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Evaluation of the Re-entry Vulnerability Index to Predict Ventricular Tachycardia Circuits Using High Density Contact Mapping

Research output: Contribution to journalArticle

Michele Orini, Adam J. Graham, Neil T. Srinivasan, Fernando O. Campos, Ben M. Hanson, Anthony Chow, Ross J. Hunter, Richard J. Schilling, Malcolm Finlay, Mark J. Earley, Simon Sporton, Mehul Dhinoja, Martin Lowe, Bradley Porter, Nicholas Child, Christopher A. Rinaldi, Jaswinder Gill, Martin Bishop, Peter Taggart, Pier D. Lambiase

Original languageEnglish
JournalHeart Rhythm
Early online date18 Nov 2019
DOIs
Accepted/In press13 Nov 2019
E-pub ahead of print18 Nov 2019

King's Authors

Abstract

Background

Identifying arrhythmogenic sites to improve ventricular tachycardia (VT) ablation outcomes remains unresolved. The re-entry vulnerability index (RVI) combines activation and repolarization timings to identify sites critical for re-entrant arrhythmia initiation without inducing VT.

Objective

To provide the first assessment of RVI’s capability to identify VT sites of origin using high-density contact mapping and comparison with other activation-repolarization markers of functional substrate.

Methods

18 VT ablation patients (16M, 72% ischemic) were studied. Unipolar electrograms were recorded during ventricular pacing and analysed off-line. Activation time (AT), activation-recovery interval (ARI), repolarization time (RT) were measured. Vulnerability to re-entry was mapped based on RVI and spatial distribution of AT, ARI and RT. The distance from sites identified as vulnerable to re-entry to the VT site of origin was measured, with distances <10 mm and >20 mm indicating accurate and inaccurate localization, respectively.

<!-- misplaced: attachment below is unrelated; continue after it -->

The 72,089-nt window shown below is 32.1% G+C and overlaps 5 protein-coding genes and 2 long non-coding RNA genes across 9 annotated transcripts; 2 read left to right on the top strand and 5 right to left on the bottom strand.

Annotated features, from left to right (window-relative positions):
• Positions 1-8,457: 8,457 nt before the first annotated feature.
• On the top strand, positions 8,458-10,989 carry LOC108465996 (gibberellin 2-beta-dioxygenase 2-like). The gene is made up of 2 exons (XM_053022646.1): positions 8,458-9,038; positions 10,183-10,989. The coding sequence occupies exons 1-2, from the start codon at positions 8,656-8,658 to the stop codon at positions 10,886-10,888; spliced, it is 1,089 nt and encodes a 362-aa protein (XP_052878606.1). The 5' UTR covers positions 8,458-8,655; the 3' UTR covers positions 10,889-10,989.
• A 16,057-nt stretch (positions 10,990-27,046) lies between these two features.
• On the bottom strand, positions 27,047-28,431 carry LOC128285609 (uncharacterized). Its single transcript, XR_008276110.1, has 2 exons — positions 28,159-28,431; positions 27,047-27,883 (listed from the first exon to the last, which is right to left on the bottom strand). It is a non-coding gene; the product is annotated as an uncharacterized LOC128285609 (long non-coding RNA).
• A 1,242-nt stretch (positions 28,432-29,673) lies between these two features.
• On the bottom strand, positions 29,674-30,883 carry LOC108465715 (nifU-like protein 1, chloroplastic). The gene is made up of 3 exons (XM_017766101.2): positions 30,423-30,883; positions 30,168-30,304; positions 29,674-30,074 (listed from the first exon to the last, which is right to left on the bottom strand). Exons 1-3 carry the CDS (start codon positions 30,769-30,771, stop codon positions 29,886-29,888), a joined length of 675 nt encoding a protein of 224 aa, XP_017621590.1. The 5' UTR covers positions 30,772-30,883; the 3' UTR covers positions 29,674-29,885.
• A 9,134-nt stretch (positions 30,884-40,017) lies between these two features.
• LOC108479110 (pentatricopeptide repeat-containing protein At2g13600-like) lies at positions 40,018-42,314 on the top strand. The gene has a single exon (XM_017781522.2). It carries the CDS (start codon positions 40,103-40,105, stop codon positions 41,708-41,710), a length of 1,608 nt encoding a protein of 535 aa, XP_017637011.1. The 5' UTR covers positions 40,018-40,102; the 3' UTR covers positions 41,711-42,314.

Results

The origin of 18 VTs was identified (n=6 entrainment, n=12 pace-mapping). RVI maps included 1012, 408—2098 (median, 1st—3rd quartiles) points/patient. RVI accurately localized 72.2% VT sites of origin, with median distance equal to 5.1, 3.2—10.1 mm. Inaccurate localization was significantly less frequent for RVI than AT (5.6% vs 33.3%, OR=0.12, P=0.035). Compared to RVI, distance to VT sites of origin was significantly larger for sites showing prolonged RT and ARI, and non-significantly larger for sites showing highest AT and ARI gradients.

Conclusion

RVI identifies vulnerable regions closest to VT sites of origin. Activation-repolarization metrics may improve VT substrate delineation and inform novel ablation strategies.

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